August 20, 2012
Interpreting for presidents and heads of state. Working at the White House, Congress and the World Bank. Traveling around the world. For the past 20 years, Deirdre Durrance has had some amazing experiences.
"Looking back, I can say that I have had an extraordinary career," said Durrance. "Being an interpreter was the best choice for me."
"It taught me the basics of conference interpreting and gave me a solid grounding," said Durrance.
On top of interpreting and translating at the highest level as a freelancer, Durrance has also worked as a staff member for a UN agency, been the executive editor of the Korea Monitor, and taught classes at a number of postgraduate level universities. All those experiences have given Durrance a wealth of valuable advice for aspiring interpreters and translators.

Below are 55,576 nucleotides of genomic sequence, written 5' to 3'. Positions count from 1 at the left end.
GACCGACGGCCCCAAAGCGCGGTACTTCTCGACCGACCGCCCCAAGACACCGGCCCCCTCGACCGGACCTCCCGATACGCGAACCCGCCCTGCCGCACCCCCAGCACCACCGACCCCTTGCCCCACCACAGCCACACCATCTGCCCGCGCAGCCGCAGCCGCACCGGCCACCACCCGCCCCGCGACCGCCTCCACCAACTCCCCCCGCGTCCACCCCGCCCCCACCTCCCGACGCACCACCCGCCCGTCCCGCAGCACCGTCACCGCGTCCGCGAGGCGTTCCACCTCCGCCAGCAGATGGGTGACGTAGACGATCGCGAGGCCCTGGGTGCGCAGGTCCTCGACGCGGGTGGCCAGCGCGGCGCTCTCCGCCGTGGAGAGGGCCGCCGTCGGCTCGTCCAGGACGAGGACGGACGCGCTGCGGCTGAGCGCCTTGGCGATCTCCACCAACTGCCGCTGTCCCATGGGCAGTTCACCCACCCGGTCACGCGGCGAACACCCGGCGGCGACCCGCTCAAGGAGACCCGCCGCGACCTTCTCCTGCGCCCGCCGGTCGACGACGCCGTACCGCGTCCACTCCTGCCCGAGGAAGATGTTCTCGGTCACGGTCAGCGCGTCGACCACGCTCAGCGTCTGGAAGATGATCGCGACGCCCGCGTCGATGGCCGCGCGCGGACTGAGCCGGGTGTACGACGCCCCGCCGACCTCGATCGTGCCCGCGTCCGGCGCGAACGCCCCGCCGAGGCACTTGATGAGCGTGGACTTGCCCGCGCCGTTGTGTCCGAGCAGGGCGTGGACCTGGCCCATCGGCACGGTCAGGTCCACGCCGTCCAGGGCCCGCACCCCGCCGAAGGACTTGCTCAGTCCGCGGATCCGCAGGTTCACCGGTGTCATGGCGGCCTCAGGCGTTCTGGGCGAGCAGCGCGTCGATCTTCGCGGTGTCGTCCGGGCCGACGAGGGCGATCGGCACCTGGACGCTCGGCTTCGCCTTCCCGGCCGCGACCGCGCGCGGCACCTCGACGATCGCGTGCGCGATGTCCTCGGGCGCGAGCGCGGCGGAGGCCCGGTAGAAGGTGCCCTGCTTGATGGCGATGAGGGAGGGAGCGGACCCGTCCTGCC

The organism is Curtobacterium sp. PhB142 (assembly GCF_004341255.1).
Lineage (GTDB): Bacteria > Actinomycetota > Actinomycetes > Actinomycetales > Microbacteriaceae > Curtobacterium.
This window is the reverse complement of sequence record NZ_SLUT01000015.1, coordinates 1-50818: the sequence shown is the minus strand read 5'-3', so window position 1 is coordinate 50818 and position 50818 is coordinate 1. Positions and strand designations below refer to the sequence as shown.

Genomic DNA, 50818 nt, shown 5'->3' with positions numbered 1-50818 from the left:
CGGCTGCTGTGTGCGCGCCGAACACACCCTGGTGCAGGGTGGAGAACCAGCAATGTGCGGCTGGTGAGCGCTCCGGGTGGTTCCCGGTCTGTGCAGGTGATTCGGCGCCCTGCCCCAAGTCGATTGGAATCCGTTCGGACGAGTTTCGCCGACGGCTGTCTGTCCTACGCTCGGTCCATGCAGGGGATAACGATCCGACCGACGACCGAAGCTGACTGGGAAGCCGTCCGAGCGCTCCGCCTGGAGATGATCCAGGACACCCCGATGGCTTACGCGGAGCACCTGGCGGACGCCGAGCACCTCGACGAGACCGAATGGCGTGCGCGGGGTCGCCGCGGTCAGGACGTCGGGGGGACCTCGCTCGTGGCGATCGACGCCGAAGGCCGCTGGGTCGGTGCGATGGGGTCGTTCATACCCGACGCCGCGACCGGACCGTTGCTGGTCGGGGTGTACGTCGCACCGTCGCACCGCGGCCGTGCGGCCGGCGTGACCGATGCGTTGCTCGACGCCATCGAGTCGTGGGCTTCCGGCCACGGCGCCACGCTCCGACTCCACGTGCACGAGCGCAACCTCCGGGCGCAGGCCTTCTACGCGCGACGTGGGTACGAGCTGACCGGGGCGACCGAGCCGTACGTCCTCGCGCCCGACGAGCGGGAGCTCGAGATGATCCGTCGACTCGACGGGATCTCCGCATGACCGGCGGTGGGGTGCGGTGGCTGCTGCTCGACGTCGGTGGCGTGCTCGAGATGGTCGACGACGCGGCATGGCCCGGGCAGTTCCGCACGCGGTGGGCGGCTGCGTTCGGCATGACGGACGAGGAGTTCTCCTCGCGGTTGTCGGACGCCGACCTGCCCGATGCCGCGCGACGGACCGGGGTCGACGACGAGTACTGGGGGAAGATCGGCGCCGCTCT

"Be resilient, persevering and patient," she said. "One needs to have a thick skin to be able to deal successfully with the stress of working on a wide variety of topics in different conferences, settings and with different colleagues."
Durrance is now passing on that advice and more as the Director of Studies for Postgraduate Interpreting and Translation at the University of Bath in the United Kingdom. She says she loves this job, maybe even more than interpreting itself.
"I truly enjoy training and helping budding interpreters," she said. "It is important that newly minted interpreters abide by the rules of the profession, respect market conditions, know their limitations and make a genuine effort to get along with their colleagues in order to get ahead and earn themselves a favourable reputation."